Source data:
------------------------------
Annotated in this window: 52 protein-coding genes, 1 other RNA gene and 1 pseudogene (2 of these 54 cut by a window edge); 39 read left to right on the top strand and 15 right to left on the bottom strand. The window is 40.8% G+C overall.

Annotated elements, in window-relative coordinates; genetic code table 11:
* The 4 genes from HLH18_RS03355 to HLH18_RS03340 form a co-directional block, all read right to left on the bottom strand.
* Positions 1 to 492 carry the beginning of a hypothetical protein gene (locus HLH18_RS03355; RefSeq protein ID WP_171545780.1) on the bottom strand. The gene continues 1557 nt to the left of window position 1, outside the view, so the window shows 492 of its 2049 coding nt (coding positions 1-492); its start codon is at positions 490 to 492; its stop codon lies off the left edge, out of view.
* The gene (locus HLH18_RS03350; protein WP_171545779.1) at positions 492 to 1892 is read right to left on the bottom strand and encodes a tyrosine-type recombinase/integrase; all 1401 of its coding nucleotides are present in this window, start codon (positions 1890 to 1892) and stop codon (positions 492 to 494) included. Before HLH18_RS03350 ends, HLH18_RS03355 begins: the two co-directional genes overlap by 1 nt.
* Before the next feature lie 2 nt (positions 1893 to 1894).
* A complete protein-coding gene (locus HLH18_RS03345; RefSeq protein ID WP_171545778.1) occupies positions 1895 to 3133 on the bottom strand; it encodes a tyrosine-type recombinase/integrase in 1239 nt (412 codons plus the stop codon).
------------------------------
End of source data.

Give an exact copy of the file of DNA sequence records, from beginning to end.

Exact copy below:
Annotated in this window: 52 protein-coding genes, 1 other RNA gene and 1 pseudogene (2 of these 54 cut by a window edge); 39 read left to right on the top strand and 15 right to left on the bottom strand. The window is 40.8% G+C overall.

Annotated elements, in window-relative coordinates; genetic code table 11:
* The 4 genes from HLH18_RS03355 to HLH18_RS03340 form a co-directional block, all read right to left on the bottom strand.
* Positions 1 to 492 carry the beginning of a hypothetical protein gene (locus HLH18_RS03355; RefSeq protein ID WP_171545780.1) on the bottom strand. The gene continues 1557 nt to the left of window position 1, outside the view, so the window shows 492 of its 2049 coding nt (coding positions 1-492); its start codon is at positions 490 to 492; its stop codon lies off the left edge, out of view.
* The gene (locus HLH18_RS03350; protein WP_171545779.1) at positions 492 to 1892 is read right to left on the bottom strand and encodes a tyrosine-type recombinase/integrase; all 1401 of its coding nucleotides are present in this window, start codon (positions 1890 to 1892) and stop codon (positions 492 to 494) included. Before HLH18_RS03350 ends, HLH18_RS03355 begins: the two co-directional genes overlap by 1 nt.
* Before the next feature lie 2 nt (positions 1893 to 1894).
* A complete protein-coding gene (locus HLH18_RS03345; RefSeq protein ID WP_171545778.1) occupies positions 1895 to 3133 on the bottom strand; it encodes a tyrosine-type recombinase/integrase in 1239 nt (412 codons plus the stop codon).